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The following is a study of Assumption College and the Basilian Fathers who administered it during a period of unparalleled growth and change, 1950-1963. Assumption began this period as an affiliate college of the University of Western Ontario, claimed autonomous status as a college with university powers, and finally achieved its century old dream as Assumption University of Windsor. The goal once achieved proved unsustainable; forces unleashed by postwar educational growth and strategies adopted by the Basilians to cope with their expanding services contained the seeds of yet another transformation--the creation of the University of Windsor, with Assumption University in federation. As Assumption College transformed itself from a college into a university, the Basilian Fathers found strength in their beliefs, tradition and denominational approach to education. This approach, which had served them well for almost 100 years was found wanting in the dynamic environment of the 1950s, forcing the Basilians to take stock of themselves as they sought to accommodate numerous needs and demands. (Abstract shortened by UMI.)Dept. of History, Philosophy, and Political Science. Paper copy at Leddy Library: Theses & Major Papers - Basement, West Bldg. / Call Number: Thesis1991 .M444. Source: Masters Abstracts International, Volume: 30-04, page: 1097. Director: Larry L. Kulisek. Thesis (M.A.)--University of Windsor (Canada), 1991.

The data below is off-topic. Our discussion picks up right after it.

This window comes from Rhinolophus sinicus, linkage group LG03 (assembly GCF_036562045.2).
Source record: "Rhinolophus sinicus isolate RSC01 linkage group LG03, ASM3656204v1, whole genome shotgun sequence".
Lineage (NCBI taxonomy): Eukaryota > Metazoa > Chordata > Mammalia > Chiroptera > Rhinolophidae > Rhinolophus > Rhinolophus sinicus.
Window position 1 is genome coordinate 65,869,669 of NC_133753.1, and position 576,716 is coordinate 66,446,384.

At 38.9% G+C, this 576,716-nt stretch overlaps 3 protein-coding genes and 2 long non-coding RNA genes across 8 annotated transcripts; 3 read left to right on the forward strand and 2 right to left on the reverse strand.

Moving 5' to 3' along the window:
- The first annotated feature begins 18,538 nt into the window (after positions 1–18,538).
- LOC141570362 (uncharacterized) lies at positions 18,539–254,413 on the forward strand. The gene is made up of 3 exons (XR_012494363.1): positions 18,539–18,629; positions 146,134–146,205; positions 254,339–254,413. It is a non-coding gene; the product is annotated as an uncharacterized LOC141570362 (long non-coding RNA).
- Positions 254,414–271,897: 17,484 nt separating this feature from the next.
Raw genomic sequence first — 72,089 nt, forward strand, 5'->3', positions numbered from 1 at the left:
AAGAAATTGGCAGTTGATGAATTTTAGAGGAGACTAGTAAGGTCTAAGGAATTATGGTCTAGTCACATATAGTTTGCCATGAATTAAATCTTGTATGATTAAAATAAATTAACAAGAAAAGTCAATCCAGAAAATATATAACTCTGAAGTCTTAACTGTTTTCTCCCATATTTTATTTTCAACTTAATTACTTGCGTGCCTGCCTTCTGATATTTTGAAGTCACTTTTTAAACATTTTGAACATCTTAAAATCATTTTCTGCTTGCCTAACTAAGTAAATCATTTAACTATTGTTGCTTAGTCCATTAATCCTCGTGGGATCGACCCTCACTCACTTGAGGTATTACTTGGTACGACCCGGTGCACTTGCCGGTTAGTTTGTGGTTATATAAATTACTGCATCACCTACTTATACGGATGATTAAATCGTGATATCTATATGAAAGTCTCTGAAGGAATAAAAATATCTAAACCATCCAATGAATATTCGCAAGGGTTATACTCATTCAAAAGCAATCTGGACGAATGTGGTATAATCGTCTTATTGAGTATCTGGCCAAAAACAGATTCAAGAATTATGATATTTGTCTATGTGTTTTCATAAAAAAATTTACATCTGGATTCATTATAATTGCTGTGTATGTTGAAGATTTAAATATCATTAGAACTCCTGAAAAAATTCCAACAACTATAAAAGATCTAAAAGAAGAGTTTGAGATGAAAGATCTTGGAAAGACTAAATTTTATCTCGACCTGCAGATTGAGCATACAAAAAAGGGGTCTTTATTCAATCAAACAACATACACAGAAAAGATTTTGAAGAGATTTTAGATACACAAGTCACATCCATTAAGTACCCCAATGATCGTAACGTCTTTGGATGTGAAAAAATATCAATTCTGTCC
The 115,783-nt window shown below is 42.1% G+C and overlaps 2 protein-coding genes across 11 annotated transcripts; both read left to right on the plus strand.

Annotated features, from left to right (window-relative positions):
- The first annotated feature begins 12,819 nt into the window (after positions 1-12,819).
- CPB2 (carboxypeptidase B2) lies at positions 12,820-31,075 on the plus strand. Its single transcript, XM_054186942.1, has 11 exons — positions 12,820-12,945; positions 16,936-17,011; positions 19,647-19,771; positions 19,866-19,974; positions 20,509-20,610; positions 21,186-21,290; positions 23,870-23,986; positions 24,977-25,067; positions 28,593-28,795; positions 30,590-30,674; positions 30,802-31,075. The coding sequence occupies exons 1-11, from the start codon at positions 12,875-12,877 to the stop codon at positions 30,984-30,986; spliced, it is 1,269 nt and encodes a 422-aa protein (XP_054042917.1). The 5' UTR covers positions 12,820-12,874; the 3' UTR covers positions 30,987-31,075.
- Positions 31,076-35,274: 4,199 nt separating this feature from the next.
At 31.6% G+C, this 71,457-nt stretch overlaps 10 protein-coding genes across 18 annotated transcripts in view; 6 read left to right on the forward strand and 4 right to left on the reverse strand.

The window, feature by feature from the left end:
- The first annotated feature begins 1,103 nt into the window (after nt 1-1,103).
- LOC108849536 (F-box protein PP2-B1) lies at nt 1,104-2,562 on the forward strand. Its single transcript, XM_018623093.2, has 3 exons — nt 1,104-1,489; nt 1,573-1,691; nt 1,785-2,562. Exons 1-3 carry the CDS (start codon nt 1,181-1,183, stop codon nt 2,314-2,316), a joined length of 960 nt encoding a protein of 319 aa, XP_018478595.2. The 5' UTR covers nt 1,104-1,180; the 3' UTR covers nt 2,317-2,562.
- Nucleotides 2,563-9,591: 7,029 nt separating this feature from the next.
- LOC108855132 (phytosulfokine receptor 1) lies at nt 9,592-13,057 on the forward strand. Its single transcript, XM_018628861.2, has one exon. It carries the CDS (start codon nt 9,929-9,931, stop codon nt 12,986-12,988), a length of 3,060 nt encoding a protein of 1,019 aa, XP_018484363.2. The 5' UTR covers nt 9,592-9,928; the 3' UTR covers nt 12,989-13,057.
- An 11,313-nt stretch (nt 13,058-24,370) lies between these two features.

Meehan, Peter M., "From college to university: The Basilian Fathers and Assumption, 1950-1963 (Assumption College, Ontario)." (1991). Electronic Theses and Dissertations. 2166.